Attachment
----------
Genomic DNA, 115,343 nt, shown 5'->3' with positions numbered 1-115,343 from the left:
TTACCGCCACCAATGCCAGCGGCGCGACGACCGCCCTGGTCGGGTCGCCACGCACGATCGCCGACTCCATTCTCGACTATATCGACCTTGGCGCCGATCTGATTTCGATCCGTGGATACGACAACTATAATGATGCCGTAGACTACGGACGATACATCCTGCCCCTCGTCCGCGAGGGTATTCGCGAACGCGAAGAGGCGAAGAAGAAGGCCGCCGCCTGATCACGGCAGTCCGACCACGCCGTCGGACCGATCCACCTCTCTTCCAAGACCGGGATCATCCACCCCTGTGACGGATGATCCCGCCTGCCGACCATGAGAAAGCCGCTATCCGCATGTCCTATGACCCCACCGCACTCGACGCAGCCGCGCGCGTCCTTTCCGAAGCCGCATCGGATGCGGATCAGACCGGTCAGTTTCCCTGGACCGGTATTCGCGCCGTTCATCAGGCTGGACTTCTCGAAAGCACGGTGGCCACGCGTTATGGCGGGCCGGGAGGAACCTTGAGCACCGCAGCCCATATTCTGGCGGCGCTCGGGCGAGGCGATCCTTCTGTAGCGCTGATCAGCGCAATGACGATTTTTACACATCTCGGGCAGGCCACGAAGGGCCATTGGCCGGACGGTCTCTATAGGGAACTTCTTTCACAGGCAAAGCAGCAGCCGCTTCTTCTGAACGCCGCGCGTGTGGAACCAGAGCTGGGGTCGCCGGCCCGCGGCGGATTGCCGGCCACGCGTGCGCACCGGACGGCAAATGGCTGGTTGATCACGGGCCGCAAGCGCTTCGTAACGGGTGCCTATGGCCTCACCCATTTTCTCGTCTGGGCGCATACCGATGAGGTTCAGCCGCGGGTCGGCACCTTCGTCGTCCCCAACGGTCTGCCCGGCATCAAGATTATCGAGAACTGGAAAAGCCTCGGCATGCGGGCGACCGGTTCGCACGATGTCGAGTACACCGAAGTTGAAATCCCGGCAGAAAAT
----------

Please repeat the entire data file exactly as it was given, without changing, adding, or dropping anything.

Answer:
Genomic DNA, 115,343 nt, shown 5'->3' with positions numbered 1-115,343 from the left:
TTACCGCCACCAATGCCAGCGGCGCGACGACCGCCCTGGTCGGGTCGCCACGCACGATCGCCGACTCCATTCTCGACTATATCGACCTTGGCGCCGATCTGATTTCGATCCGTGGATACGACAACTATAATGATGCCGTAGACTACGGACGATACATCCTGCCCCTCGTCCGCGAGGGTATTCGCGAACGCGAAGAGGCGAAGAAGAAGGCCGCCGCCTGATCACGGCAGTCCGACCACGCCGTCGGACCGATCCACCTCTCTTCCAAGACCGGGATCATCCACCCCTGTGACGGATGATCCCGCCTGCCGACCATGAGAAAGCCGCTATCCGCATGTCCTATGACCCCACCGCACTCGACGCAGCCGCGCGCGTCCTTTCCGAAGCCGCATCGGATGCGGATCAGACCGGTCAGTTTCCCTGGACCGGTATTCGCGCCGTTCATCAGGCTGGACTTCTCGAAAGCACGGTGGCCACGCGTTATGGCGGGCCGGGAGGAACCTTGAGCACCGCAGCCCATATTCTGGCGGCGCTCGGGCGAGGCGATCCTTCTGTAGCGCTGATCAGCGCAATGACGATTTTTACACATCTCGGGCAGGCCACGAAGGGCCATTGGCCGGACGGTCTCTATAGGGAACTTCTTTCACAGGCAAAGCAGCAGCCGCTTCTTCTGAACGCCGCGCGTGTGGAACCAGAGCTGGGGTCGCCGGCCCGCGGCGGATTGCCGGCCACGCGTGCGCACCGGACGGCAAATGGCTGGTTGATCACGGGCCGCAAGCGCTTCGTAACGGGTGCCTATGGCCTCACCCATTTTCTCGTCTGGGCGCATACCGATGAGGTTCAGCCGCGGGTCGGCACCTTCGTCGTCCCCAACGGTCTGCCCGGCATCAAGATTATCGAGAACTGGAAAAGCCTCGGCATGCGGGCGACCGGTTCGCACGATGTCGAGTACACCGAAGTTGAAATCCCGGCAGAAAAT